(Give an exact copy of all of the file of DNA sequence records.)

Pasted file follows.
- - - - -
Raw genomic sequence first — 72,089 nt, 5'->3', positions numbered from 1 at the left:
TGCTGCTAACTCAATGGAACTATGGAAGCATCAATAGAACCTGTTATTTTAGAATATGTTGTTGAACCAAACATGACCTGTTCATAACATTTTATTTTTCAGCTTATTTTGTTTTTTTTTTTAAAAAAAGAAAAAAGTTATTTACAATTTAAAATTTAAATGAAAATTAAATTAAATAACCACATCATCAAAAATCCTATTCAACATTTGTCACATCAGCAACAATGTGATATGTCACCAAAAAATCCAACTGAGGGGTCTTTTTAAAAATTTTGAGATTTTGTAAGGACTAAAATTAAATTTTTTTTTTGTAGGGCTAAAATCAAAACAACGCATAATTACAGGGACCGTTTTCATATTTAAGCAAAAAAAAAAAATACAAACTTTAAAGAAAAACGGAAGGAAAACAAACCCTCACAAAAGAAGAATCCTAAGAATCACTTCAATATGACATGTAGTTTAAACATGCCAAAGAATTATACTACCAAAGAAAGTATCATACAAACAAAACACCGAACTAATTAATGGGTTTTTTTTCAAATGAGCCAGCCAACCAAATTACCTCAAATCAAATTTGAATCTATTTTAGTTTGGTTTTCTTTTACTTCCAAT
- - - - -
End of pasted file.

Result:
Raw genomic sequence first — 72,089 nt, 5'->3', positions numbered from 1 at the left:
TGCTGCTAACTCAATGGAACTATGGAAGCATCAATAGAACCTGTTATTTTAGAATATGTTGTTGAACCAAACATGACCTGTTCATAACATTTTATTTTTCAGCTTATTTTGTTTTTTTTTTTAAAAAAAGAAAAAAGTTATTTACAATTTAAAATTTAAATGAAAATTAAATTAAATAACCACATCATCAAAAATCCTATTCAACATTTGTCACATCAGCAACAATGTGATATGTCACCAAAAAATCCAACTGAGGGGTCTTTTTAAAAATTTTGAGATTTTGTAAGGACTAAAATTAAATTTTTTTTTTGTAGGGCTAAAATCAAAACAACGCATAATTACAGGGACCGTTTTCATATTTAAGCAAAAAAAAAAAATACAAACTTTAAAGAAAAACGGAAGGAAAACAAACCCTCACAAAAGAAGAATCCTAAGAATCACTTCAATATGACATGTAGTTTAAACATGCCAAAGAATTATACTACCAAAGAAAGTATCATACAAACAAAACACCGAACTAATTAATGGGTTTTTTTTCAAATGAGCCAGCCAACCAAATTACCTCAAATCAAATTTGAATCTATTTTAGTTTGGTTTTCTTTTACTTCCAAT